Maya Bandy was looking forward to her fifth and final year with the UBC Okanagan Heat women’s soccer team.
The 21-year-old veteran fullback from Coldstream was excited to be part of an up-and-coming Heat squad that includes Vernon’s Maddy Laranjo and plays a unique style they’ve spent the last few seasons perfecting. UBCO, Bandy hoped, would contend in U-SPORTS’ Canada West conference.
Instead, Bandy has likely played her last game with the Heat.
She and her teammates learned Monday, June 8, that Canada West was cancelling fall team sports competition, including soccer, rugby 15s, football and field hockey, due to COVID-19.
“It’s disappointing, really sad news,” said Bandy, a bachelor of science student with a major in microbiology, who works as a clerk at Olive Us in downtown Vernon. “I was shocked when I heard.”
Canada West president and University of Victoria athletic director, Armstrong native Clint Hamilton, made the announcement.
“The challenging nature of today’s announcement can’t be understated. As a former student-athlete and coach I feel deeply for everyone who won’t be able to experience the joys of university competition this fall,” said Hamilton.
“While cancellation isn’t the outcome anyone associated with university sport wanted, I’m confident in the fact that this difficult decision is in the best interests of our student-athletes. Health and safety is at the forefront of everything we do and simply put there was no way to adequately ensure the safety of everyone involved in university sport during competition this fall.”
Changes to eligibility and scholarship regulations for 2020-21, most notably that of fall-sport student-athletes, will not be charged a year of eligibility.
So, in theory, Bandy, could play one more year if she goes for her masters degree, though it may not be at UBCO. She could do her masters at a school that has a women’s soccer team, and she would have one year of eligibility.
But if she has played her final game, Bandy will look fondly upon her time with the Heat.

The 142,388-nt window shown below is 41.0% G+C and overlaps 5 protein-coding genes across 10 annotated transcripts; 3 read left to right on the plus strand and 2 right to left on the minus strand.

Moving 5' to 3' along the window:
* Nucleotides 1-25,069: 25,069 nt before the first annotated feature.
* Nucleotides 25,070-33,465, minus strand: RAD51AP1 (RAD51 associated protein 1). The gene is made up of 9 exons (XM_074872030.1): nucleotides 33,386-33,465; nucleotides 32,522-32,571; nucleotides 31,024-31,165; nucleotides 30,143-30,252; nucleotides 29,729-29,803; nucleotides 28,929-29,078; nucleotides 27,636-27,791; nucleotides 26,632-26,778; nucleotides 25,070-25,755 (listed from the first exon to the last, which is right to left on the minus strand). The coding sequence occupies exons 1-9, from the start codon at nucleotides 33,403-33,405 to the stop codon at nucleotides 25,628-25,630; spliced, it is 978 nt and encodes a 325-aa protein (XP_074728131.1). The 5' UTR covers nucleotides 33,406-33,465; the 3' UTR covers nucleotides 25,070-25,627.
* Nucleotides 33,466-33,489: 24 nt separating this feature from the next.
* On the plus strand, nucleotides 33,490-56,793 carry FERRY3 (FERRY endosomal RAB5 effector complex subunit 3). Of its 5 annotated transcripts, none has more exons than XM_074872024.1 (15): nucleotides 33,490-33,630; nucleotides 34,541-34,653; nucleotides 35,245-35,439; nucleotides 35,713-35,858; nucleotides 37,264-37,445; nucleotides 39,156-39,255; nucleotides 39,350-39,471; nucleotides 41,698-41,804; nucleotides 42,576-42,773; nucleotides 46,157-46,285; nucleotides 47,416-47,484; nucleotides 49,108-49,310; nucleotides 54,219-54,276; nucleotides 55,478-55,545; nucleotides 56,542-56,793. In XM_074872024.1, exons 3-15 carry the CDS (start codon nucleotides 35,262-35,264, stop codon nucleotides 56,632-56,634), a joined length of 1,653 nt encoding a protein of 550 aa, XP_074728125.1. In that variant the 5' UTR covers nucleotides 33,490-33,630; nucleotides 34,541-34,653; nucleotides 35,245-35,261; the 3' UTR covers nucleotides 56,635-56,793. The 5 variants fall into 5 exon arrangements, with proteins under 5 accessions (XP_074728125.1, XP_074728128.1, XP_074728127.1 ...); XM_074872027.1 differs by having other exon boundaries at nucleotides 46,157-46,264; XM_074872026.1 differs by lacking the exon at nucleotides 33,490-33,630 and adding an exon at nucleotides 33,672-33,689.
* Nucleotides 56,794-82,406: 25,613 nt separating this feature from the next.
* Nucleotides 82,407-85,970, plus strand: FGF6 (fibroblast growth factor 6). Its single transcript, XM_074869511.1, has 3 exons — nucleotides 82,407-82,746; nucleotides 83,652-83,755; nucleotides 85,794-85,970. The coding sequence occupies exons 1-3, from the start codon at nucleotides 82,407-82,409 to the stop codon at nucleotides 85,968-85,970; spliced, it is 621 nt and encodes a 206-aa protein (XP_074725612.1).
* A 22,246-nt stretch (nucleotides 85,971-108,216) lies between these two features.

“It was an awesome experience,” said Bandy, who scored twice as a midfield freshman before being moving to the backline. “It was hard being a student-athlete but it was a pleasure getting to play with and getting to know my teammates.”
Just starting his university career is football player Caden Danbrook, a wide receiver with the two-time B.C. AA Subway Bowl High School champion Vernon Panthers. Danbrook is one of four Cats signed by the reigning Canadian champion Calgary Dinos, whose roster includes Panthers alum Josh Hyer, who would be entering his final season with the Dinos.
“It’s pretty disappointing,” said Danbrook of the news, though it may not affect him much. Danbrook said he may red-shirt his freshman season (to red-shirt means an athlete withdraws from college sporting events for a year to develop their skills and extend their period of playing eligibility by a further year). “I’m going to get more information this week meeting with our coaches.”
More than a dozen North Okanagan student-athletes are affected by the Canada West first-term ruling.
Additional decisions on whether first term conference championships scheduled for men’s and women’s golf, men’s and women’s cross country and men’s and women’s swimming will be made by July 15 following further exploration around feasibility.
The decision to cancel first term competition in team sports also impacts men’s and women’s hockey, men’s and women’s volleyball, along with men’s and women’s basketball. The aforementioned sports traditionally span both the first and second terms, but conference play in these sports will commence no sooner than January 2021, with a decision on the matter being made by Oct. 8.
Whether second term competitions (men’s and women’s wrestling, men’s and women’s track and field, men’s and women’s curling, and women’s rugby 7s) are staged will also be made by the same Oct. 8 deadline.
Canada West’s announcement came on the same day as both Atlantic University Sport (AUS) and Ontario University Athletics (OUA) announced their own first term cancellations, which were made independently by each conference’s board of directors.